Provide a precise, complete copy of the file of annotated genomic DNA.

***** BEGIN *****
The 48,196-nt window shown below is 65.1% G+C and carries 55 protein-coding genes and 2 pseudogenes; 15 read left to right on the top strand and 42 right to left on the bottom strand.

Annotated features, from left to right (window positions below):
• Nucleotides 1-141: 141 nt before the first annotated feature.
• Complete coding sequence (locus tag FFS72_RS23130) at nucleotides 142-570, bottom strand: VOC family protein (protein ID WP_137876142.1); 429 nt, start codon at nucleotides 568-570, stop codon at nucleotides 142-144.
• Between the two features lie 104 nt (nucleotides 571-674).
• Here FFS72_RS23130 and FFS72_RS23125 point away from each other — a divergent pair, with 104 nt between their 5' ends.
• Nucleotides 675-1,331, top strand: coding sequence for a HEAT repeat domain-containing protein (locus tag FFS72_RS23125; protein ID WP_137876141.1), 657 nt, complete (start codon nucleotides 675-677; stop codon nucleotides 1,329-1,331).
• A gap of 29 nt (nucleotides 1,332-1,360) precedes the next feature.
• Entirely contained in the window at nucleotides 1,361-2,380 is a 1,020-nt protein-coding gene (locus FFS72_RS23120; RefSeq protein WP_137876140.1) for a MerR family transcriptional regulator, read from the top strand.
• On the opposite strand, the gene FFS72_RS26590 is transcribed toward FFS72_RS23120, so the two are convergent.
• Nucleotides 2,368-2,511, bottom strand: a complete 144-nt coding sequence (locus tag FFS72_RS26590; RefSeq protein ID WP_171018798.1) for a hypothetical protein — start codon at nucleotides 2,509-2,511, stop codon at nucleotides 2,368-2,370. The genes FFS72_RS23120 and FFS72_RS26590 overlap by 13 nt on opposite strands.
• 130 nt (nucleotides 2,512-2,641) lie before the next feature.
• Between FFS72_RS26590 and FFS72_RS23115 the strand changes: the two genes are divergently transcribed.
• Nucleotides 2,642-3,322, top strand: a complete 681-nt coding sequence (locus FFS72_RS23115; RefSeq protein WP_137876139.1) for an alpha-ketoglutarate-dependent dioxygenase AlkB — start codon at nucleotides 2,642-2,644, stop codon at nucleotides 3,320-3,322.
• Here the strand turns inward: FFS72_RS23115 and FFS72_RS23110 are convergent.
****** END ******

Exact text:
The 48,196-nt window shown below is 65.1% G+C and carries 55 protein-coding genes and 2 pseudogenes; 15 read left to right on the top strand and 42 right to left on the bottom strand.

Annotated features, from left to right (window positions below):
• Nucleotides 1-141: 141 nt before the first annotated feature.
• Complete coding sequence (locus tag FFS72_RS23130) at nucleotides 142-570, bottom strand: VOC family protein (protein ID WP_137876142.1); 429 nt, start codon at nucleotides 568-570, stop codon at nucleotides 142-144.
• Between the two features lie 104 nt (nucleotides 571-674).
• Here FFS72_RS23130 and FFS72_RS23125 point away from each other — a divergent pair, with 104 nt between their 5' ends.
• Nucleotides 675-1,331, top strand: coding sequence for a HEAT repeat domain-containing protein (locus tag FFS72_RS23125; protein ID WP_137876141.1), 657 nt, complete (start codon nucleotides 675-677; stop codon nucleotides 1,329-1,331).
• A gap of 29 nt (nucleotides 1,332-1,360) precedes the next feature.
• Entirely contained in the window at nucleotides 1,361-2,380 is a 1,020-nt protein-coding gene (locus FFS72_RS23120; RefSeq protein WP_137876140.1) for a MerR family transcriptional regulator, read from the top strand.
• On the opposite strand, the gene FFS72_RS26590 is transcribed toward FFS72_RS23120, so the two are convergent.
• Nucleotides 2,368-2,511, bottom strand: a complete 144-nt coding sequence (locus tag FFS72_RS26590; RefSeq protein ID WP_171018798.1) for a hypothetical protein — start codon at nucleotides 2,509-2,511, stop codon at nucleotides 2,368-2,370. The genes FFS72_RS23120 and FFS72_RS26590 overlap by 13 nt on opposite strands.
• 130 nt (nucleotides 2,512-2,641) lie before the next feature.
• Between FFS72_RS26590 and FFS72_RS23115 the strand changes: the two genes are divergently transcribed.
• Nucleotides 2,642-3,322, top strand: a complete 681-nt coding sequence (locus FFS72_RS23115; RefSeq protein WP_137876139.1) for an alpha-ketoglutarate-dependent dioxygenase AlkB — start codon at nucleotides 2,642-2,644, stop codon at nucleotides 3,320-3,322.
• Here the strand turns inward: FFS72_RS23115 and FFS72_RS23110 are convergent.